The County is collecting data on where these invasive species can be found in Prince Edward County. We need the help of the public to better understand the distribution of these species within or community. We are asking that residents report invasive species that you encounter to us using the mapping tool on this site.

Data collected here will help the County and our partners track the spread of invasive species in our communities. This data will also help us understand the extent of the problem and will assist with addressing the issue. This data may also assist our partners like Quinte Conservation Authority, other municipalities, or the province, with developing larger regional mitigation efforts.


Invasive plants have a high potential to spread if disposed of improperly. For this reason, invasive plants should not be disposed of in the green bin or along with regular leaf and yard waste. Invasive plants should instead be bagged and disposed of along with your regular household garbage.


Use the map below to help identify the type and location of invasive species that you see within The County. These species include:


An emerald ash borer seen close up on tree bark. Emerald Ash Borer (EAB):

A small green beetle that feeds on the phloem, cambium, and xylem of Ash trees, eventually leading to the death of the host tree. The presence of EAB in a tree can be identified by distinct "D" shaped holes in the trunk and limbs of a tree. Adults are narrow and 8-14 millimeters; they are metallic green with bright red patches under their wings.
Learn more about the Emerald Ash Borer.



A Lymantria Dispar Dispar moth up close.

Lymantria Dispar Dispar (formerly known as "Gypsy Moth")

The LDD moth is a small white to brown moth that consumes the leaves of a variety of tree species. During population booms, these moths can be responsible for severe defoliation, that can lead to tree death. They are up to six centimeters long with five pairs of blue dots and six pairs of red dots running down their back and are covered in long light hairs.
Learn more about the LDD moth.



Wild parsnip flowers up close.

Wild Parsnip

Wild parsnip (Pastinaca sativa) is a member of the carrot/parsley family. The plant can form dense stands and spreads quickly in disturbed areas. Like giant hogweed and other members of the carrot family, it produces sap containing chemicals that can cause human skin to react to sunlight, resulting in intense burns, rashes or blisters. Able to grow up to 1.5 meters tall with compound leaves arranged in pairs. Avoid Contact.
Learn more about Wild Parsnip.



Giant hogweed flowers up close.

Giant Hogweed

Giant Hogweed (Heracleum mantegazzianum) is a perennial plant and a member of the carrot family. The clear watery sap of giant hogweed contains toxins that can cause severe dermatitis (inflammation of the skin). You can get severe burns if you get the sap on your skin and the skin is then exposed to sunlight. The plant can be 2 to 5.5 meters tall with broad leaves that are deeply lobed and serrated. Avoid Contact.
Learn more about Giant Hogweed.



Close up of Japanese Knotweed leaves.

Japanese Knotweed

Japanese knotweed (Fallopia japonica) is an aggressive semi-woody perennial plant that is native to eastern Asia. Japanese knotweed is often mistaken for bamboo; however it is easily distinguished by its broad leaves and its ability to survive Ontario winters. Japanese knotweed is especially persistent due to its vigorous root system, which can spread nearly 10 meters from the parent stem and grow through concrete and asphalt.
Learn more about Japanese Knotweed.



Dog Strangling Vine

The name “Dog-strangling Vine” refers to two invasive plants native to Eurasia– black swallowwort and pale swallowwort. Dog-strangling Vine prefers open sunny areas, but can grow well in light shade. It grows aggressively up to two meters high by wrapping itself around trees and other plants, or trailing along the ground. Dense patches of the vine can “strangle” plants and small trees.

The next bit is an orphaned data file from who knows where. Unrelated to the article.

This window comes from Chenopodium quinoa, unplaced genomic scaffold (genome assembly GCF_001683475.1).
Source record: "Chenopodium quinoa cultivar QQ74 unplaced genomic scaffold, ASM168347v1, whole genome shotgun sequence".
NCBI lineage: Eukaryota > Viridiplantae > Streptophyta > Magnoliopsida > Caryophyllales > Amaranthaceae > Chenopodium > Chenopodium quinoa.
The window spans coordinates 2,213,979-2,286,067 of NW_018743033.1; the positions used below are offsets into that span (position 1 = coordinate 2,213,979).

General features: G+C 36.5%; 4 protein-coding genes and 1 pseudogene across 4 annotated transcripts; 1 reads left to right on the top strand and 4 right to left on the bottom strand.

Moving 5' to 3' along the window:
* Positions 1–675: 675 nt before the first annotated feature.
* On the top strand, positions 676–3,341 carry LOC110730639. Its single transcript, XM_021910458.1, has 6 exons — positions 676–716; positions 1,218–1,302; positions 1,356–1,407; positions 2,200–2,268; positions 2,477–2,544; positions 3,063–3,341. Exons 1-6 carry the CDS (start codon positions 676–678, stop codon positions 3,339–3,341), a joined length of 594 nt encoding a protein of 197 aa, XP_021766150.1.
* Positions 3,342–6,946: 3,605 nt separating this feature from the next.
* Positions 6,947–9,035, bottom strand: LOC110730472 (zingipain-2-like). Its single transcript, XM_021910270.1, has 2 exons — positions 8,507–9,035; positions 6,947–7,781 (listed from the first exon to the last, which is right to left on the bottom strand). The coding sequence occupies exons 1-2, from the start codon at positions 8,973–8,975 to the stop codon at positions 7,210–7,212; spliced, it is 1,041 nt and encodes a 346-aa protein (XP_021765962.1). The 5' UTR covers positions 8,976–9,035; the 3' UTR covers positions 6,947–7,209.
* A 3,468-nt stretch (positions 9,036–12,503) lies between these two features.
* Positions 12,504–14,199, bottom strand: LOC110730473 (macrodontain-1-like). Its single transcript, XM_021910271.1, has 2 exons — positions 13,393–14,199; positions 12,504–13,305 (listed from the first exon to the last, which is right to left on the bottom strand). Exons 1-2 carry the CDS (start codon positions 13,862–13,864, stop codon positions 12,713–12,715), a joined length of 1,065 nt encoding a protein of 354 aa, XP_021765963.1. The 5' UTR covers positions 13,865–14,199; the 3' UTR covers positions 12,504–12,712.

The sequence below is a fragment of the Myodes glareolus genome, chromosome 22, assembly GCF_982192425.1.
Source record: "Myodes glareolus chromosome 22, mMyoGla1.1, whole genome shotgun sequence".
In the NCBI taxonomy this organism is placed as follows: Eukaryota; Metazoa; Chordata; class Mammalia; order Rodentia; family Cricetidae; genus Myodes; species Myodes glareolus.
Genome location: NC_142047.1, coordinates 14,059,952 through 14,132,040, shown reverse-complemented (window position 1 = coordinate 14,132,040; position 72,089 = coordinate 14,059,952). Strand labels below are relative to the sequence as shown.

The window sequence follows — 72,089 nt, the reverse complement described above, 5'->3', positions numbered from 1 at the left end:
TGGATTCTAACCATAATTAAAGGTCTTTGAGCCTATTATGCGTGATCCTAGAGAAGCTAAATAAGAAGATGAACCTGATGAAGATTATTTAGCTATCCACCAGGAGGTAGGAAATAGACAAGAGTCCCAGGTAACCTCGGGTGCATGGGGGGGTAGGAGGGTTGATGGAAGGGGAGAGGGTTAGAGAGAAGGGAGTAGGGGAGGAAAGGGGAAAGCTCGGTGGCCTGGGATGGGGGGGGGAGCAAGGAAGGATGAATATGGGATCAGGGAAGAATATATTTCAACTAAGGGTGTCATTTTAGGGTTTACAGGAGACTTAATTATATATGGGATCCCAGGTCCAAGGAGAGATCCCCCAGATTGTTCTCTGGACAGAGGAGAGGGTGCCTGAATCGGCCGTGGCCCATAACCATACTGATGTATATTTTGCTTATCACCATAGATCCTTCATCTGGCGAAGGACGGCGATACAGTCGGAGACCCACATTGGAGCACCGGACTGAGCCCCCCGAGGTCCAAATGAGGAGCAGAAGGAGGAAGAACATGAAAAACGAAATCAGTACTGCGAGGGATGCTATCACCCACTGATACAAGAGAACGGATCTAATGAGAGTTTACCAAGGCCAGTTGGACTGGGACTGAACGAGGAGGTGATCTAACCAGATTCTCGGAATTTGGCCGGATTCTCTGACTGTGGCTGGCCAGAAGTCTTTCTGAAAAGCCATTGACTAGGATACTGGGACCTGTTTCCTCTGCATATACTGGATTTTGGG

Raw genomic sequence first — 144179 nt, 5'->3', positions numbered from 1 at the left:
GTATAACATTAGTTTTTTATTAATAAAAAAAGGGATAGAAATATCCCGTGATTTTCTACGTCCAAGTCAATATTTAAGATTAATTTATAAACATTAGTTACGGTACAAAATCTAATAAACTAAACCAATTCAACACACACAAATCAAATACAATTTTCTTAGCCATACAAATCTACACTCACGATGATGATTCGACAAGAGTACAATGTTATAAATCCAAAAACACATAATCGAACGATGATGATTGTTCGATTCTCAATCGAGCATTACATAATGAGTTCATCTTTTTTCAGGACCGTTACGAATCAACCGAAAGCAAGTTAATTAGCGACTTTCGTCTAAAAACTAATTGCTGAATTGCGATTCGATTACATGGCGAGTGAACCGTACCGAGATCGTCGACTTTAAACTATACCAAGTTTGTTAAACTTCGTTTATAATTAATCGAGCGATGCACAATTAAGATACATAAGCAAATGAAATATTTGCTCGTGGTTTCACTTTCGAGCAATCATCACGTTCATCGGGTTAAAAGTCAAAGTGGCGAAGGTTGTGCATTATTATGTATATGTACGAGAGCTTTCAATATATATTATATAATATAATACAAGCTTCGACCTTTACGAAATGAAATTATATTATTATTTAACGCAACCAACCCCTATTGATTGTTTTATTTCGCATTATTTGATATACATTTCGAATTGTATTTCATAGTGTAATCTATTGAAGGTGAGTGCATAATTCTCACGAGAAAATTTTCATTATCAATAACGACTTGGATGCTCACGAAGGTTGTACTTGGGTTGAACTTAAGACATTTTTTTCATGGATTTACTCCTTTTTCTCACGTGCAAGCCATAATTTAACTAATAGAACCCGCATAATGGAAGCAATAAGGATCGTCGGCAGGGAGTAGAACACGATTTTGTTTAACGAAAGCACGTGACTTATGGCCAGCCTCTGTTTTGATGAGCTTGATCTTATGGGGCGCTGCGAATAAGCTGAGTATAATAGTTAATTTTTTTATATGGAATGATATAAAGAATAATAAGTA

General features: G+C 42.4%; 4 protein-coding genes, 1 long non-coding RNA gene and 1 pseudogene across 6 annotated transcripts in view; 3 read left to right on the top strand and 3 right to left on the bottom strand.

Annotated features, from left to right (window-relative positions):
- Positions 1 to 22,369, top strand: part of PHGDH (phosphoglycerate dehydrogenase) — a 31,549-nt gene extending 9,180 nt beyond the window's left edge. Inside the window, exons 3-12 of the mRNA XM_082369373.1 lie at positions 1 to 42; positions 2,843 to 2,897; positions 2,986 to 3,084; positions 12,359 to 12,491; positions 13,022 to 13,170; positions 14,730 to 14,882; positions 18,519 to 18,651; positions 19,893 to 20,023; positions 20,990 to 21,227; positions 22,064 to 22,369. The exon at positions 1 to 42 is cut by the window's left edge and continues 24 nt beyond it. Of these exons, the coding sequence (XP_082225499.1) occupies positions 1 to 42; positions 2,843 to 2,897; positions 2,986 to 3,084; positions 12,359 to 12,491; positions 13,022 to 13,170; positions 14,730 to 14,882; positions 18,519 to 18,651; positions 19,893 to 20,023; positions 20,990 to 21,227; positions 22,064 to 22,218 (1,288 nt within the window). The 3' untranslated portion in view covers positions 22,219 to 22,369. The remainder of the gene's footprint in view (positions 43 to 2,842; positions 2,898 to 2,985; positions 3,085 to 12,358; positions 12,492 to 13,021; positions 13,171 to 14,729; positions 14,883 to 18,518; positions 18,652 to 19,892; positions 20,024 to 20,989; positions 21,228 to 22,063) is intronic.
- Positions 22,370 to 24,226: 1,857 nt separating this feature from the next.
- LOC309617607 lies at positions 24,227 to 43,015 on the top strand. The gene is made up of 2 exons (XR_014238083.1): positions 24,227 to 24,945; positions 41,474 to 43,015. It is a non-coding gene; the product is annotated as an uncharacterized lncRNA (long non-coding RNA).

Learn more about Dog Strangling Vine.



Invasive Phragmites

Invasive Phragmites (European Common Reed) is an invasive plant causing damage to Ontario’s biodiversity, wetlands and beaches. Invasive Phragmites spreads quickly and out-competes native species for water and nutrients. It releases toxins from its roots into the soil to hinder the growth of and kill surrounding plants. While it prefers areas of standing water, its roots can grow to extreme lengths, allowing it to survive in relatively dry areas.
Learn more about Invasive Phragmites.



Garlic Mustard

Garlic mustard is an invasive edible herb native to Europe that appears in the early spring. It has a strong, distinctive smell similar to garlic and is one of Ontario’s most aggressive forest invaders. Garlic mustard has two distinct life stages. In the first year, it grows only a cluster of leaves shaped like a rosette, while a strong root system develops. Plants that survive the winter produce flowers and hundreds of seeds in their second year. Second-year plants grow a stem 0.3 to 1.2 metres high with triangular, alternate, sharply toothed leaves. Second-year plants produce white flowers with four small petals in May. Learn more about garlic mustard.


Hemlock Woolly Adelgid

Hemlock Woolly Adelgid (Adelges tsugae) is a non-native, tiny (less than 1.5mm), aphid-like insect that attacks and kills hemlock trees. Hemlock Woolly Adelgid (HWA) attaches to the branch and at the base of needles extracting nutrients and sap. Infestations can be identified by the white 'woolly' sacs at the base of hemlock needles on current-year twigs.
Learn more about Hemlock Woolly Adelgid.




Share on Facebook Share on Twitter Share on Linkedin Email this link

Invasive Species Mapping

10 months

Place a "pin" on the map where you have seen invasive species in The County.  Click the + icon to the left to create a pin. Use the +/- control in the bottom right of the map to zoom in or out on your location.

For assistance with identifying invasive species, visit the Invasive Species Centre species profile page.

For each pin you place, you have the option to upload a photo and/or include comments.

Placing a pin is not a work order and will not result in immediate or specific action. This information will help County staff understand more about the presence of invasive plants and insects in our area. This data will be used in combination with other data sources to help us develop an informed response to invasive species. 

If you need urgent assistance (i.e. a tree has become a hazard due to invasives or human health is at risk due to invasives on County property), please contact Customer Service at 613.476.2148 extension 1023 or email info@pecounty.on.ca.


Page last updated: 30 Nov 2022, 06:10 PM